There are games you can play more than once and discover nuances every time. There are others where you solve the mystery, play it once with no regrets and then await the next iteration in no great hurry.

Films are no different, and Tomb Raider belongs squarely in the latter category.

A grounded reboot of the franchise more akin to the later iterations of Lara Croft than the Angelina Jolie vehicle that could only have emerged in the early 2000s, this version, unlike so many lacklustre and disappointing adaptations ala Assassins’ Creed, actually feels that much more like a game. Commencing with our heroine (Alicia Vikander) couriering goods around London absent a stately Croft manor and adventure-filled father (Dominic West), a boxing sequence and two excellent bike and foot chases set the tone for a much more relatable aristocrat who has to keep levelling-up before confronting a few boss levels.

Seeking out an ancient Japanese Island where her father disappeared in search of an ancient tomb, the unveiling of which in the wrong hands will certainly bring great death and destruction, it’s at these stages where Vikander’s clear commitment to the role, physical and otherwise, lends Tomb Raider a vitality and intrigue that few will go in expecting.

A consummate and intensive actress who has stolen the show in a range of projects from Ex Machina to the very underrated The Light Between Oceans, Vikander brings the same emotional density to Croft as she has her other roles, recommending due attention and sincerity to even the film’s most outlandish scenes. Conversely, the few moments where she is compelled to deliver a near obligatory one liner fall flat. Vikander’s comic chops, sparingly on display here, are no match for her dramatic capabilities.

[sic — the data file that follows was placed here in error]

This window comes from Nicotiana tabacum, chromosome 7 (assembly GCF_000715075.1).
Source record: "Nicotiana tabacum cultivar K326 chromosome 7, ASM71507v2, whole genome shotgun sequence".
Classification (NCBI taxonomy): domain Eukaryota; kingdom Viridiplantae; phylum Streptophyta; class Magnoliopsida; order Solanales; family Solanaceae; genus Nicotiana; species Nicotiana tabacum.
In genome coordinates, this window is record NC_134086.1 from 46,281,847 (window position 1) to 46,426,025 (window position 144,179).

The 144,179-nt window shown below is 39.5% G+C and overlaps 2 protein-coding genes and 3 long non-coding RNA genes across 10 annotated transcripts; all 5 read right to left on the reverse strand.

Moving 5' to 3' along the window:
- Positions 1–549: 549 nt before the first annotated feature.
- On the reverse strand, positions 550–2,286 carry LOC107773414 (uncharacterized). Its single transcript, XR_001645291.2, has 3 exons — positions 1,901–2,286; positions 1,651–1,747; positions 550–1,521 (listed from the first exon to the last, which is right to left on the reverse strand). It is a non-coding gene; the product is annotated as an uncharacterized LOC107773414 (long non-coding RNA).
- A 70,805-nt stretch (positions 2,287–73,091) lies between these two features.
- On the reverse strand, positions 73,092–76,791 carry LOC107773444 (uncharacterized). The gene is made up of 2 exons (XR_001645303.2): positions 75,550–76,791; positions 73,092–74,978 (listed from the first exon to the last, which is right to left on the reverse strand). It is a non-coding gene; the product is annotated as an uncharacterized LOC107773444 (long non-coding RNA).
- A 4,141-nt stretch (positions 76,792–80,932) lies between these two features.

Action sequences, and several good ones at that, come thick and thin and in the best traditions of much gameplay fast, out of nowhere and with little wherewithal or explanation. Less an issue depending on the game, on screen the effect is notably conspicuous.

Walton Goggins, as talented an actor as he is, imparts little beyond a paper-thin and readily forgettable villain. Daniel Wu is excellent as Croft’s Skipper, though is given little screen time alongside Vikander or otherwise to register greatly. Passing up the opportunity to go without abruptly affirming plans for future movies, the denouement and penultimate twist comparably emerge as a surprisingly elegant touch, grounding the film and series in a move among many that seeks to emulate the best hallmarks of modern adventure fare, including, of course, Indiana Jones.

Similarities to The Last Crusade will not escape the keen-eyed Indy fan or movie-goer, nor will the few references to the classic Croft mainstays that first hit consoles so many years ago. A step above umpteenth game adaptations and similar to many games themselves, Tomb Raider is an enjoyable and roundly forgettable entertainment for a few hours, though that doesn’t mean you’ll want to turn away.

Tomb Raider is in cinemas now

Tomb Raider on Film Fight Club